Camp
by Phil Boatwright

Michael Mattera, Asante Jones, Grace Johnston, Matthew Jacob Wayne, Miles Elliot. Faith-based Drama. Written & directed by Jacob Roebuck. 110 minutes.

FILM SYNOPSIS: To impress a potential client, financial advisor Ken Matthews (Michael Mattera) signs up to be a counselor at a camp for kids in the foster system. Paired with Eli (Miles Elliot), a 10-year-old that is determined to hate camp, Ken’s annoyance by his camper’s antics leads to Eli getting into trouble with came director Tammie (Grace Johnston). However, when Ken discovers Eli’s dark past, his apathy turns to compassion. But how do you fix years of brokenness in just a couple days of summer camp? Inspired by true stories of ordinary people who provide extraordinary help for abused and neglected kids, Camp is a tale of hope shinning in the dark places for forgotten children.

PREVIEW REVIEW:These kids get a week reprieve from a rough life by going to a Christian-sponsored camp. Knowing this, some of the film is difficult to view. Though handled with discretion, we do see instances where a child is injured by an abusive parent. This and the other stories that reflect physical or psychological abuses are downright depressing. It’s hard to believe and difficult to live with the thought that someone could harm a child, let alone their own child. Now, who wants to see such depressing subject matter? Wait. It’s one you should see.

This is a film about something. And the last third of the movie is extremely touching and eye-opening. It makes us feel. What’s more, it makes us want to get involved.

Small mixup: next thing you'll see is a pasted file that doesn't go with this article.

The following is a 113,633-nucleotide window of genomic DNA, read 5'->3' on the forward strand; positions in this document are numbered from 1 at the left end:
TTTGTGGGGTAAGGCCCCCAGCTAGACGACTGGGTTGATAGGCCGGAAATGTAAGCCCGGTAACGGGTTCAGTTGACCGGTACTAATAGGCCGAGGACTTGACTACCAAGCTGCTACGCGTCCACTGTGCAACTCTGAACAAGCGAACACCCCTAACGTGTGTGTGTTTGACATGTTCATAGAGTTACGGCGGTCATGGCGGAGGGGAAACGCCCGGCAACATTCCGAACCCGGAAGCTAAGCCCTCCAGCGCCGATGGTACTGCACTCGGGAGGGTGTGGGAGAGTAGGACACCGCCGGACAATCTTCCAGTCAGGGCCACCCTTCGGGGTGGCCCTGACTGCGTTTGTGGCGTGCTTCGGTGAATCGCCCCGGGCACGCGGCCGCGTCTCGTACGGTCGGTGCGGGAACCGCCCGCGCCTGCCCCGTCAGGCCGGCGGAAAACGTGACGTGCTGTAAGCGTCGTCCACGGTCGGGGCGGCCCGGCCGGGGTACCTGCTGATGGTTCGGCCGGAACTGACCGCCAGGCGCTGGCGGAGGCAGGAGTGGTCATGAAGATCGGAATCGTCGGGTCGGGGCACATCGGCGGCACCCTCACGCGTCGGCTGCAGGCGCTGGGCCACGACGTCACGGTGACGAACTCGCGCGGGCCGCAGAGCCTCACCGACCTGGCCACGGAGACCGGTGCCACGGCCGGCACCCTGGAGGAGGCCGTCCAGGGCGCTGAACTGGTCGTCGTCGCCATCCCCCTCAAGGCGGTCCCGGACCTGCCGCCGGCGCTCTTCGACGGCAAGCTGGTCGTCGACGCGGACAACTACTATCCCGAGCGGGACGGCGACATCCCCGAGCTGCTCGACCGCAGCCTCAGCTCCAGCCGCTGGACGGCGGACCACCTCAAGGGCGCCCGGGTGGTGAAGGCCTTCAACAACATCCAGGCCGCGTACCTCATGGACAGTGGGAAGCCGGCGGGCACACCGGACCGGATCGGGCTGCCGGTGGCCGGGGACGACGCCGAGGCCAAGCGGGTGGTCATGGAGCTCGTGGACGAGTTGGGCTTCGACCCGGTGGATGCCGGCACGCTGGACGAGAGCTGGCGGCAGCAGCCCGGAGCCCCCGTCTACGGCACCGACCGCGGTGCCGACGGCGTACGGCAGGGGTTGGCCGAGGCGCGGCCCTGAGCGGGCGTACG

It did surprise me a bit that a film meant for church-going audiences contained several mild expletives, some coming from a child, including the hurtful, “Go to Hell.” This may be off-putting, but while harsh obscenities are not included, the few expletives and crude terms may be off-putting from some viewers. I think the filmmakers kept these words in order to convey a reality without becoming excessive.

By film’s end you see what God’s love can do for relationships and it reminds us that even the smallest of kind deeds can affect the lives of others.

It is a touching, heartfelt film that will move you to prayer and involvement. Definitely worth seeing.

PG-13 (for mild, brief language and for scenes depicting brutality towards a child).

The DVD contains an insightful commentary tract by the director and other interesting, informative bonus features. For more information about the film and where to get it, go to WORDFILMS.COM.

Note to Teens: I pass this film on to you because it might help in understanding why some kids at school can be antagonistic. Sometimes when they’re being mean, it’s a defense system, because others who are supposed to love them, don’t. You just never know when a kindness to a belligerent classmate may affect his or her life in a positive way.